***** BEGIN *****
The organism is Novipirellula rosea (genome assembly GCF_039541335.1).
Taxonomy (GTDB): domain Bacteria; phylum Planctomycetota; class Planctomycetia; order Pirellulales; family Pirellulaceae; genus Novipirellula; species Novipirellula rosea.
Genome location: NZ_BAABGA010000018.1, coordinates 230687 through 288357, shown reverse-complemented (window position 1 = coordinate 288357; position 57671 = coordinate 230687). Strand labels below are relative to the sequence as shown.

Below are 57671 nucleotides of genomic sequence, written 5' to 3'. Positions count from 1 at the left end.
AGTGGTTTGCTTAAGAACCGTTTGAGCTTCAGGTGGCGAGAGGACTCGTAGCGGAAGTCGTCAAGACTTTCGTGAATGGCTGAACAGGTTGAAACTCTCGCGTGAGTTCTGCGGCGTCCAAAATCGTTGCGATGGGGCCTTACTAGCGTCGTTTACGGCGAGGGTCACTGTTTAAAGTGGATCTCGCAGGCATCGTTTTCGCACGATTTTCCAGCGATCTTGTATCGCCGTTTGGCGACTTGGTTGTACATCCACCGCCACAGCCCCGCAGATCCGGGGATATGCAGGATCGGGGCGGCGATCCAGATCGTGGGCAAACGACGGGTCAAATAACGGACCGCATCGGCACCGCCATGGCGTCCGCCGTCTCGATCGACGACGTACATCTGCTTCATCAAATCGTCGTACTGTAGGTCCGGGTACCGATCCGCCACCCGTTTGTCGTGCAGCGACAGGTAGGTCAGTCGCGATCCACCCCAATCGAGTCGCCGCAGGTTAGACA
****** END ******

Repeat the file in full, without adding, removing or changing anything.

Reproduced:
The organism is Novipirellula rosea (genome assembly GCF_039541335.1).
Taxonomy (GTDB): domain Bacteria; phylum Planctomycetota; class Planctomycetia; order Pirellulales; family Pirellulaceae; genus Novipirellula; species Novipirellula rosea.
Genome location: NZ_BAABGA010000018.1, coordinates 230687 through 288357, shown reverse-complemented (window position 1 = coordinate 288357; position 57671 = coordinate 230687). Strand labels below are relative to the sequence as shown.

Below are 57671 nucleotides of genomic sequence, written 5' to 3'. Positions count from 1 at the left end.
AGTGGTTTGCTTAAGAACCGTTTGAGCTTCAGGTGGCGAGAGGACTCGTAGCGGAAGTCGTCAAGACTTTCGTGAATGGCTGAACAGGTTGAAACTCTCGCGTGAGTTCTGCGGCGTCCAAAATCGTTGCGATGGGGCCTTACTAGCGTCGTTTACGGCGAGGGTCACTGTTTAAAGTGGATCTCGCAGGCATCGTTTTCGCACGATTTTCCAGCGATCTTGTATCGCCGTTTGGCGACTTGGTTGTACATCCACCGCCACAGCCCCGCAGATCCGGGGATATGCAGGATCGGGGCGGCGATCCAGATCGTGGGCAAACGACGGGTCAAATAACGGACCGCATCGGCACCGCCATGGCGTCCGCCGTCTCGATCGACGACGTACATCTGCTTCATCAAATCGTCGTACTGTAGGTCCGGGTACCGATCCGCCACCCGTTTGTCGTGCAGCGACAGGTAGGTCAGTCGCGATCCACCCCAATCGAGTCGCCGCAGGTTAGACA